Swiss emissions trading scheme
Large, energy-intensive companies are required to participate in emissions trading, while medium-sized companies may voluntarily participate in the emissions trading scheme (ETS).
The ETS is based on the cap and trade principle, which means that it predetermines a limit or "cap" on the quantity of available emission allowances. This cap is lowered every year. Emission allowances are issued every year to the companies participating in the ETS (ETS companies) and can be traded.
ETS companies are exempt from the CO2 tax.
Participation in the emissions trading scheme and registration deadlines
Large emitters are required to participate in the ETS, while medium-sized companies may voluntarily participate in it. In general, mandatory participation starts at 20 MW of installed capacity and voluntary participation at 10 MW.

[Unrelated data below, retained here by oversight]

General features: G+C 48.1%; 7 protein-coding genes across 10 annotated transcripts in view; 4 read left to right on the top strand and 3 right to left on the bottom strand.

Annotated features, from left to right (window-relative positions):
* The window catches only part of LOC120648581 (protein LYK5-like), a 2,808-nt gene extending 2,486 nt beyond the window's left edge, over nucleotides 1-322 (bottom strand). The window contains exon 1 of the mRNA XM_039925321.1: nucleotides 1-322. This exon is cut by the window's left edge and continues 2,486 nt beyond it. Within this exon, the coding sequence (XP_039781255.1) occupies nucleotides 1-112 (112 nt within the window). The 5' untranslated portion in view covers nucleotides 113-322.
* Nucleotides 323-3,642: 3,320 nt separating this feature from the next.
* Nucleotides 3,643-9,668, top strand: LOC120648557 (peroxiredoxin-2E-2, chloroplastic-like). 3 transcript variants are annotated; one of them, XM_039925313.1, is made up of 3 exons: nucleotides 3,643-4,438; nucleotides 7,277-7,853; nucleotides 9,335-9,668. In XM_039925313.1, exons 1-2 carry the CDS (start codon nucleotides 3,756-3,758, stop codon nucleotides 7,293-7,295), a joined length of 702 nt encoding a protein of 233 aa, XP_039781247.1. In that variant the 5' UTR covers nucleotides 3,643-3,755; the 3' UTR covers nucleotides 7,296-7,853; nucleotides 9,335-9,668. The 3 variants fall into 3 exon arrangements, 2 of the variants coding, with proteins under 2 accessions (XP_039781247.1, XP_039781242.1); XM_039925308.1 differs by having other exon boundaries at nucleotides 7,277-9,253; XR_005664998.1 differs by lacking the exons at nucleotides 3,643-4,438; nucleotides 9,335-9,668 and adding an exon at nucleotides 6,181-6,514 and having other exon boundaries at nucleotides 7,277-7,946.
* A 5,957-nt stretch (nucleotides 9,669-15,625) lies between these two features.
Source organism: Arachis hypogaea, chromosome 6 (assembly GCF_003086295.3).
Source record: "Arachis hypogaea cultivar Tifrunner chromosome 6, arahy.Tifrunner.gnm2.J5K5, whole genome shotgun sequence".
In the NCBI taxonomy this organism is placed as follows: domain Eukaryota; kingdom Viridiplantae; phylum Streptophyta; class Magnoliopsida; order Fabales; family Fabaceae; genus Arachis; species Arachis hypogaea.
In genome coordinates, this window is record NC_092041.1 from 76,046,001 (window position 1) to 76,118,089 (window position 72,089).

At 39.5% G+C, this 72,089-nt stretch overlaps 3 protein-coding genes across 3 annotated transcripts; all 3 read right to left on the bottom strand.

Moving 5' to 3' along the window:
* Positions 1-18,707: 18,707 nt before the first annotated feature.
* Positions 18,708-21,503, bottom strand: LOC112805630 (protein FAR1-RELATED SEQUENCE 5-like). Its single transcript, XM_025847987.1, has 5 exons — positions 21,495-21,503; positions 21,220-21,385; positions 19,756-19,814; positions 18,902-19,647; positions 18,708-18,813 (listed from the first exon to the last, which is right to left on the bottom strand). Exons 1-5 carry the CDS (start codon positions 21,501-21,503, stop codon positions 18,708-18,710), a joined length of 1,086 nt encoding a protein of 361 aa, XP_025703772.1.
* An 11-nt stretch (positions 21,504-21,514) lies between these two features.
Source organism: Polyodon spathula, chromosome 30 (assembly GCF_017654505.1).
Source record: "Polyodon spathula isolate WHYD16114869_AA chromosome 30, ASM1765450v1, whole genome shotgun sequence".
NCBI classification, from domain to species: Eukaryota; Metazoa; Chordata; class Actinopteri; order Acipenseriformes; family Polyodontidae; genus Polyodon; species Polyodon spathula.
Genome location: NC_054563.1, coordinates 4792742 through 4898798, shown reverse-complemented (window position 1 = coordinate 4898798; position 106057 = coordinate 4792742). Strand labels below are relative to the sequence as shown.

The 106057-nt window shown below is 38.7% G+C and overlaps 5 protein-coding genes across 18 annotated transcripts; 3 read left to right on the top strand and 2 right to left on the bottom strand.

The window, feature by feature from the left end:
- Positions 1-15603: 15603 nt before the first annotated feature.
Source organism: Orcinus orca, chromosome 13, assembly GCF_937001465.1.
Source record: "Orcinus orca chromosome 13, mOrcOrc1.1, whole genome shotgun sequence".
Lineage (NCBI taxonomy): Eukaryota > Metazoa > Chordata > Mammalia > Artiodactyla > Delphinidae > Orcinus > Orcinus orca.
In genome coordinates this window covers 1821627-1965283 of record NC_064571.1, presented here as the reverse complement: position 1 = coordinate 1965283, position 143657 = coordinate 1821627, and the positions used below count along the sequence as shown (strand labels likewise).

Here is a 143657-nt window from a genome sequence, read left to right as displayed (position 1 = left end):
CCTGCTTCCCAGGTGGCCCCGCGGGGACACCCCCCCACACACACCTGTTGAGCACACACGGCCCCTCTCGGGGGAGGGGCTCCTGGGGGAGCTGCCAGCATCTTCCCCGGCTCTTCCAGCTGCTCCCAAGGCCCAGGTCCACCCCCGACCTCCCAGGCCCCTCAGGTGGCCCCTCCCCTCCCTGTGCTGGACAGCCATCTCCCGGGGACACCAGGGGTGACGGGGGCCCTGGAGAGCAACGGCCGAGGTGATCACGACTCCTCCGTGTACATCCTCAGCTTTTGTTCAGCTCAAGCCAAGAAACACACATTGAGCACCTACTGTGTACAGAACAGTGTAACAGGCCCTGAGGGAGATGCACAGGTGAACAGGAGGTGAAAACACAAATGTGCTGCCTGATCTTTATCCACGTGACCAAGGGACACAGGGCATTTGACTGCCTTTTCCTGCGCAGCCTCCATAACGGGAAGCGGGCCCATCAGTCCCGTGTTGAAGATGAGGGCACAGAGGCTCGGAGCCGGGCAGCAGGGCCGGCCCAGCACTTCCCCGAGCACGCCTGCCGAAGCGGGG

ETS caps and reduction path
The FOEN predetermines the quantity of available emission allowances based on a cap. This cap is lowered every year.
Emission allowances issued for free (benchmark approach)
Only the quantity of emission allowances required for CO2-efficient operations are issued for free to companies participating in the emissions ETS. This quantity is calculated on the basis of benchmarks.
Emission allowance auctions
Emission allowances that are not issued for free are auctioned off by the FOEN via the national Emissions Trading Registry. Auctions may be carried out several times a year.
Monitoring by companies in the emission trading system
Under the CO2 Act, ETS companies must report their emissions annually. These are recorded in a monitoring system. The FOEN may require that the monitoring reports be verified by an independent third party.
Counting foreign certificates
To offset their emissions, ETS companies are allowed to count a limited number of certificates from projects carried out abroad, provided they are issued according to the rules of the Kyoto Protocol and meet specific quality criteria.